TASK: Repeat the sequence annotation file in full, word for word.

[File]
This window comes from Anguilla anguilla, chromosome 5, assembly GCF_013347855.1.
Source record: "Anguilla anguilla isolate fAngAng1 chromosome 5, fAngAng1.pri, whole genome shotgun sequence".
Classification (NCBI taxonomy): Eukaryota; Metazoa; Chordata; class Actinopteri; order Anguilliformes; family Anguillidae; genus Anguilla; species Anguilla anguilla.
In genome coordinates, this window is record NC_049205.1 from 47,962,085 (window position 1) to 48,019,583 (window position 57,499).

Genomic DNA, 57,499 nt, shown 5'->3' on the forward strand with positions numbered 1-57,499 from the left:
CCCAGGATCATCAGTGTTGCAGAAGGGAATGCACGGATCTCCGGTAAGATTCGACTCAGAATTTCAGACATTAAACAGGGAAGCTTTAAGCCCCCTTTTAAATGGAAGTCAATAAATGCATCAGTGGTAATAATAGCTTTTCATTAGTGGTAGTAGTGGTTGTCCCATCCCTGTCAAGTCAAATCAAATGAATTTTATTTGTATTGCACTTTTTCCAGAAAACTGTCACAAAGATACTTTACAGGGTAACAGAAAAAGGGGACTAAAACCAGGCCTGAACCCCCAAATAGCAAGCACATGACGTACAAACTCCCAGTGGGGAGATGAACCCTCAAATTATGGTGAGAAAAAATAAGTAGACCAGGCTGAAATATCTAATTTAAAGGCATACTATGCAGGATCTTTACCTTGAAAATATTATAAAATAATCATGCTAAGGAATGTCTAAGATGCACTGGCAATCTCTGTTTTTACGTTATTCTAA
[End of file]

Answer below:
This window comes from Anguilla anguilla, chromosome 5, assembly GCF_013347855.1.
Source record: "Anguilla anguilla isolate fAngAng1 chromosome 5, fAngAng1.pri, whole genome shotgun sequence".
Classification (NCBI taxonomy): Eukaryota; Metazoa; Chordata; class Actinopteri; order Anguilliformes; family Anguillidae; genus Anguilla; species Anguilla anguilla.
In genome coordinates, this window is record NC_049205.1 from 47,962,085 (window position 1) to 48,019,583 (window position 57,499).

Genomic DNA, 57,499 nt, shown 5'->3' on the forward strand with positions numbered 1-57,499 from the left:
CCCAGGATCATCAGTGTTGCAGAAGGGAATGCACGGATCTCCGGTAAGATTCGACTCAGAATTTCAGACATTAAACAGGGAAGCTTTAAGCCCCCTTTTAAATGGAAGTCAATAAATGCATCAGTGGTAATAATAGCTTTTCATTAGTGGTAGTAGTGGTTGTCCCATCCCTGTCAAGTCAAATCAAATGAATTTTATTTGTATTGCACTTTTTCCAGAAAACTGTCACAAAGATACTTTACAGGGTAACAGAAAAAGGGGACTAAAACCAGGCCTGAACCCCCAAATAGCAAGCACATGACGTACAAACTCCCAGTGGGGAGATGAACCCTCAAATTATGGTGAGAAAAAATAAGTAGACCAGGCTGAAATATCTAATTTAAAGGCATACTATGCAGGATCTTTACCTTGAAAATATTATAAAATAATCATGCTAAGGAATGTCTAAGATGCACTGGCAATCTCTGTTTTTACGTTATTCTAA